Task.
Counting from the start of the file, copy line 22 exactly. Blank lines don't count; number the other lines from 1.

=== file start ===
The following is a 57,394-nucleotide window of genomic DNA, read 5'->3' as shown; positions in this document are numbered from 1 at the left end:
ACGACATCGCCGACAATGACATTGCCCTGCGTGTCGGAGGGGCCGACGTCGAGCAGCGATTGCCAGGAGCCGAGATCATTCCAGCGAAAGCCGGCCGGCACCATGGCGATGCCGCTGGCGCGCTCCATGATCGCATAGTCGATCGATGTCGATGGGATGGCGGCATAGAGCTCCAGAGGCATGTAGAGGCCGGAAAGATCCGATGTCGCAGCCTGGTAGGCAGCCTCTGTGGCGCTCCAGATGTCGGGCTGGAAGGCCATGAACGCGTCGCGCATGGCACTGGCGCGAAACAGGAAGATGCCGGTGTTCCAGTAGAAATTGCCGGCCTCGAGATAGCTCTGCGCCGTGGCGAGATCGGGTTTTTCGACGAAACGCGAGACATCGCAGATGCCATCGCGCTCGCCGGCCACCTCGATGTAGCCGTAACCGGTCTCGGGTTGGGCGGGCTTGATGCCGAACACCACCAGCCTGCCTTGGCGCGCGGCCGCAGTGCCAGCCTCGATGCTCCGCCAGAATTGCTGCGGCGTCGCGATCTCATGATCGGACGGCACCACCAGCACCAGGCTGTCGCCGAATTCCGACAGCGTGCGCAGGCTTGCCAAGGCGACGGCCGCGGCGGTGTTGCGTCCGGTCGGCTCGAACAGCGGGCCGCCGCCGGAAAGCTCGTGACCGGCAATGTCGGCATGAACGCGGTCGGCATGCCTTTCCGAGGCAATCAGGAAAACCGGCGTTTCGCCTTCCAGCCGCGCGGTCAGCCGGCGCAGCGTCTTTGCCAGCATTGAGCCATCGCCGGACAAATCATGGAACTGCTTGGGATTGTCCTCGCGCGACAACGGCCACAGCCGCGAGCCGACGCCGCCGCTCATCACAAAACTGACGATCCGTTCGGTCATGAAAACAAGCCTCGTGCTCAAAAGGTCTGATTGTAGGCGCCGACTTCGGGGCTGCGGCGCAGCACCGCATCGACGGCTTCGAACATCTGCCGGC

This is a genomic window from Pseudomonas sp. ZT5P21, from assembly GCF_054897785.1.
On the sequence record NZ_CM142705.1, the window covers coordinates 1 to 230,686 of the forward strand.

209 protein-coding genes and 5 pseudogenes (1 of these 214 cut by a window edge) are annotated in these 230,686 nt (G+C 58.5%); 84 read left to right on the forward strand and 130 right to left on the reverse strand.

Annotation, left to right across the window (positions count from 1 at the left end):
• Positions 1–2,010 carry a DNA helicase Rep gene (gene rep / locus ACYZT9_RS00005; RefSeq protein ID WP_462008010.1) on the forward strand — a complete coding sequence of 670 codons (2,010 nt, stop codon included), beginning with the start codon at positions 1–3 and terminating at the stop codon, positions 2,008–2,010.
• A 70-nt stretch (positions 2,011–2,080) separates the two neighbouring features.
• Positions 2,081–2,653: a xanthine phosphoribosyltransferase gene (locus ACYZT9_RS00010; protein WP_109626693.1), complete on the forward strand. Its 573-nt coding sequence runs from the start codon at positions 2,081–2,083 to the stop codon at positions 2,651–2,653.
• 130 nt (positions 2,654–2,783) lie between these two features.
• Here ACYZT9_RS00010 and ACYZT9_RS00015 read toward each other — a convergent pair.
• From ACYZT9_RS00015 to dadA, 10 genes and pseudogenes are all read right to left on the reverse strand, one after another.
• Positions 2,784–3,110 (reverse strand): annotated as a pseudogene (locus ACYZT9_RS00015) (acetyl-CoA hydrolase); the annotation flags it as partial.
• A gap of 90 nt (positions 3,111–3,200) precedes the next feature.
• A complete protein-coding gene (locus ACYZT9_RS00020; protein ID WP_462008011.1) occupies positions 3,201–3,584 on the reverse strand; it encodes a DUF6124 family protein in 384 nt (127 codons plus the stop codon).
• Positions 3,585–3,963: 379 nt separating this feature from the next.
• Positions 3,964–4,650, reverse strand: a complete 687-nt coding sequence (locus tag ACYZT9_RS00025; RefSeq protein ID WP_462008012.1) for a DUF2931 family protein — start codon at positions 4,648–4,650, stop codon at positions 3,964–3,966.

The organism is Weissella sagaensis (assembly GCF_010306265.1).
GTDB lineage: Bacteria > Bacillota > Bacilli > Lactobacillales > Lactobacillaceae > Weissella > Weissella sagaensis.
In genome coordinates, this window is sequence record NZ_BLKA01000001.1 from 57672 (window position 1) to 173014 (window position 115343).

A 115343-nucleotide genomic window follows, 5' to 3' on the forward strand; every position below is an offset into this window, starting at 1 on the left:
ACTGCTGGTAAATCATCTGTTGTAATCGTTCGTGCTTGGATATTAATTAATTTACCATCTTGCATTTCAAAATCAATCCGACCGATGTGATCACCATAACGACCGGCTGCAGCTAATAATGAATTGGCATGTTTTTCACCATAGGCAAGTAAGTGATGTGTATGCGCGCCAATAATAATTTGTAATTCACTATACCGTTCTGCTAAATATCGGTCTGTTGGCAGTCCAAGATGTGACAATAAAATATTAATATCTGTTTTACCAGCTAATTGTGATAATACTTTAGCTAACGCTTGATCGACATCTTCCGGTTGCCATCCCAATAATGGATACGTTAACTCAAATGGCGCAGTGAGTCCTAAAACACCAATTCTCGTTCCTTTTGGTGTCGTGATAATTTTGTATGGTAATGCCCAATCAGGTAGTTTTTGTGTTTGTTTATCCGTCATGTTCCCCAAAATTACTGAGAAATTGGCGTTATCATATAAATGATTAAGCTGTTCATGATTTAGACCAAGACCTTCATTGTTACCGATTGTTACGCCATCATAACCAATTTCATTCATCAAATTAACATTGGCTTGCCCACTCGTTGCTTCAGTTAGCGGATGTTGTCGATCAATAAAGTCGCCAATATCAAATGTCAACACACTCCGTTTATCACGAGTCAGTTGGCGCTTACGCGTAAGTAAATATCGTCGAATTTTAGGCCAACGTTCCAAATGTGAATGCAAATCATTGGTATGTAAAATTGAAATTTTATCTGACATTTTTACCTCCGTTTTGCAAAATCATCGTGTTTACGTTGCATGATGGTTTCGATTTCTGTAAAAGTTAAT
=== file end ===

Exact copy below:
ACTGCTGGTAAATCATCTGTTGTAATCGTTCGTGCTTGGATATTAATTAATTTACCATCTTGCATTTCAAAATCAATCCGACCGATGTGATCACCATAACGACCGGCTGCAGCTAATAATGAATTGGCATGTTTTTCACCATAGGCAAGTAAGTGATGTGTATGCGCGCCAATAATAATTTGTAATTCACTATACCGTTCTGCTAAATATCGGTCTGTTGGCAGTCCAAGATGTGACAATAAAATATTAATATCTGTTTTACCAGCTAATTGTGATAATACTTTAGCTAACGCTTGATCGACATCTTCCGGTTGCCATCCCAATAATGGATACGTTAACTCAAATGGCGCAGTGAGTCCTAAAACACCAATTCTCGTTCCTTTTGGTGTCGTGATAATTTTGTATGGTAATGCCCAATCAGGTAGTTTTTGTGTTTGTTTATCCGTCATGTTCCCCAAAATTACTGAGAAATTGGCGTTATCATATAAATGATTAAGCTGTTCATGATTTAGACCAAGACCTTCATTGTTACCGATTGTTACGCCATCATAACCAATTTCATTCATCAAATTAACATTGGCTTGCCCACTCGTTGCTTCAGTTAGCGGATGTTGTCGATCAATAAAGTCGCCAATATCAAATGTCAACACACTCCGTTTATCACGAGTCAGTTGGCGCTTACGCGTAAGTAAATATCGTCGAATTTTAGGCCAACGTTCCAAATGTGAATGCAAATCATTGGTATGTAAAATTGAAATTTTATCTGACATTTTTACCTCCGTTTTGCAAAATCATCGTGTTTACGTTGCATGATGGTTTCGATTTCTGTAAAAGTTAAT